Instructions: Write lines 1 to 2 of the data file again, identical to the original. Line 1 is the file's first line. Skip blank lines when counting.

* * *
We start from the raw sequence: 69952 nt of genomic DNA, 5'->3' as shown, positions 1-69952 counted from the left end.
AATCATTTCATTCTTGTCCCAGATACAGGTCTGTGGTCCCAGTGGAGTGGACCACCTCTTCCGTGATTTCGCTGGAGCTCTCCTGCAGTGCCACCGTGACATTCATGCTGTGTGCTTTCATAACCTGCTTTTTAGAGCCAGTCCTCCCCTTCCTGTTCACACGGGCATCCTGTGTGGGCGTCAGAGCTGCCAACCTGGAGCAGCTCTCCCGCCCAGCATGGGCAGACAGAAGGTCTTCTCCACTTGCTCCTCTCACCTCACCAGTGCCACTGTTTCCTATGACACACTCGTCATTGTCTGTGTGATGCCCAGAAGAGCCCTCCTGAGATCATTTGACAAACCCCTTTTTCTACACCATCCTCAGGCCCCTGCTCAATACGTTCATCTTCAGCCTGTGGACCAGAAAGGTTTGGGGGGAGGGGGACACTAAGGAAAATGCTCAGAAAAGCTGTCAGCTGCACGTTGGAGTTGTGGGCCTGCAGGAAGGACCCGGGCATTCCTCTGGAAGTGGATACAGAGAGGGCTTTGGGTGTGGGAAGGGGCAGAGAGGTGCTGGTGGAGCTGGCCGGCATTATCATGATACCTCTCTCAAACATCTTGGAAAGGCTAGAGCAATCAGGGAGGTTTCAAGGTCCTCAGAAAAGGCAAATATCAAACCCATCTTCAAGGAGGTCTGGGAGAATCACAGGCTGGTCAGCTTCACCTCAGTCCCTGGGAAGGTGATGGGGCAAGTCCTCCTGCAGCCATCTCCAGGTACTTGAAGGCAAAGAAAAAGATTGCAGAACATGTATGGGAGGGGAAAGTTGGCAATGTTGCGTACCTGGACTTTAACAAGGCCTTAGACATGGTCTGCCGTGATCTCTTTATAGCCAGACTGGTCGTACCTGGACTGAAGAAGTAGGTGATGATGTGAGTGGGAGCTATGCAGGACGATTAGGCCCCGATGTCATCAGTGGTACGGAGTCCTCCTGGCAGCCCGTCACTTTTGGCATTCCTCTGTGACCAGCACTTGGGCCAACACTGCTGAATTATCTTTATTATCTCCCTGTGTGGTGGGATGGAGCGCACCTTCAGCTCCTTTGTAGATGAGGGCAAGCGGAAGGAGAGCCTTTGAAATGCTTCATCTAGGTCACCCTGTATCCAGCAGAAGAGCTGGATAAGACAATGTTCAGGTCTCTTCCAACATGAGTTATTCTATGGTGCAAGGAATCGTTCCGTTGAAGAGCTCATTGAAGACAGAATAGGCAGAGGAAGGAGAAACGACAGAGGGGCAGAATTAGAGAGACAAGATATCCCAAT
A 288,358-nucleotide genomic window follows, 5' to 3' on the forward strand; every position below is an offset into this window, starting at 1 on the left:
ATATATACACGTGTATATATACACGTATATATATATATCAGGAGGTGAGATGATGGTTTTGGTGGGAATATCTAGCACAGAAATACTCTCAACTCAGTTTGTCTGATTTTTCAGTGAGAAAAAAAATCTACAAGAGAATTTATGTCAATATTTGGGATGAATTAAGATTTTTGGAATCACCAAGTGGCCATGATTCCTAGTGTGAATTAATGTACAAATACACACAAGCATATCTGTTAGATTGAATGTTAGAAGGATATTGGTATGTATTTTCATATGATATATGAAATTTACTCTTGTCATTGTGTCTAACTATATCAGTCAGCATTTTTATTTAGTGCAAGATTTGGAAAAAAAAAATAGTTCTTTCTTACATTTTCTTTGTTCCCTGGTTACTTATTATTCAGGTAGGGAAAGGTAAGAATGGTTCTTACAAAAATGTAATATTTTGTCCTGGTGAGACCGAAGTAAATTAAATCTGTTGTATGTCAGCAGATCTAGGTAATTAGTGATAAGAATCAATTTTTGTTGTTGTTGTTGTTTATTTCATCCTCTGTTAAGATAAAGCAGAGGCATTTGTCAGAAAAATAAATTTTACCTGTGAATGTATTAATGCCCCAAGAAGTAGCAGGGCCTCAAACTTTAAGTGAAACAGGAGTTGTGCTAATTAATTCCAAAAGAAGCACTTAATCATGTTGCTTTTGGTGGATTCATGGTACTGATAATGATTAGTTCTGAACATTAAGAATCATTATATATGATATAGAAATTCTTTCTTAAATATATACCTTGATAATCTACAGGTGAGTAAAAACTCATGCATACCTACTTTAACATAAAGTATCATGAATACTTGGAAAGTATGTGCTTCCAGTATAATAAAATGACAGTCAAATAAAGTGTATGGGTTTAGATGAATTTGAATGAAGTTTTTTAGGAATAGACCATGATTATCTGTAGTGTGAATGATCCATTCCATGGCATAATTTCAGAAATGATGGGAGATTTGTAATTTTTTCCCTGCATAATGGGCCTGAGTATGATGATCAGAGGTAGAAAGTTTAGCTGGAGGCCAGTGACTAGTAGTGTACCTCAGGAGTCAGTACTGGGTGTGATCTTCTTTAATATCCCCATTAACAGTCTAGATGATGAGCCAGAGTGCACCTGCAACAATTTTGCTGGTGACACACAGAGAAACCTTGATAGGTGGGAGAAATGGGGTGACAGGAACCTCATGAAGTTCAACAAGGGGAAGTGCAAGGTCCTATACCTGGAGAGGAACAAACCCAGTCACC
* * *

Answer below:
We start from the raw sequence: 69952 nt of genomic DNA, 5'->3' as shown, positions 1-69952 counted from the left end.
AATCATTTCATTCTTGTCCCAGATACAGGTCTGTGGTCCCAGTGGAGTGGACCACCTCTTCCGTGATTTCGCTGGAGCTCTCCTGCAGTGCCACCGTGACATTCATGCTGTGTGCTTTCATAACCTGCTTTTTAGAGCCAGTCCTCCCCTTCCTGTTCACACGGGCATCCTGTGTGGGCGTCAGAGCTGCCAACCTGGAGCAGCTCTCCCGCCCAGCATGGGCAGACAGAAGGTCTTCTCCACTTGCTCCTCTCACCTCACCAGTGCCACTGTTTCCTATGACACACTCGTCATTGTCTGTGTGATGCCCAGAAGAGCCCTCCTGAGATCATTTGACAAACCCCTTTTTCTACACCATCCTCAGGCCCCTGCTCAATACGTTCATCTTCAGCCTGTGGACCAGAAAGGTTTGGGGGGAGGGGGACACTAAGGAAAATGCTCAGAAAAGCTGTCAGCTGCACGTTGGAGTTGTGGGCCTGCAGGAAGGACCCGGGCATTCCTCTGGAAGTGGATACAGAGAGGGCTTTGGGTGTGGGAAGGGGCAGAGAGGTGCTGGTGGAGCTGGCCGGCATTATCATGATACCTCTCTCAAACATCTTGGAAAGGCTAGAGCAATCAGGGAGGTTTCAAGGTCCTCAGAAAAGGCAAATATCAAACCCATCTTCAAGGAGGTCTGGGAGAATCACAGGCTGGTCAGCTTCACCTCAGTCCCTGGGAAGGTGATGGGGCAAGTCCTCCTGCAGCCATCTCCAGGTACTTGAAGGCAAAGAAAAAGATTGCAGAACATGTATGGGAGGGGAAAGTTGGCAATGTTGCGTACCTGGACTTTAACAAGGCCTTAGACATGGTCTGCCGTGATCTCTTTATAGCCAGACTGGTCGTACCTGGACTGAAGAAGTAGGTGATGATGTGAGTGGGAGCTATGCAGGACGATTAGGCCCCGATGTCATCAGTGGTACGGAGTCCTCCTGGCAGCCCGTCACTTTTGGCATTCCTCTGTGACCAGCACTTGGGCCAACACTGCTGAATTATCTTTATTATCTCCCTGTGTGGTGGGATGGAGCGCACCTTCAGCTCCTTTGTAGATGAGGGCAAGCGGAAGGAGAGCCTTTGAAATGCTTCATCTAGGTCACCCTGTATCCAGCAGAAGAGCTGGATAAGACAATGTTCAGGTCTCTTCCAACATGAGTTATTCTATGGTGCAAGGAATCGTTCCGTTGAAGAGCTCATTGAAGACAGAATAGGCAGAGGAAGGAGAAACGACAGAGGGGCAGAATTAGAGAGACAAGATATCCCAAT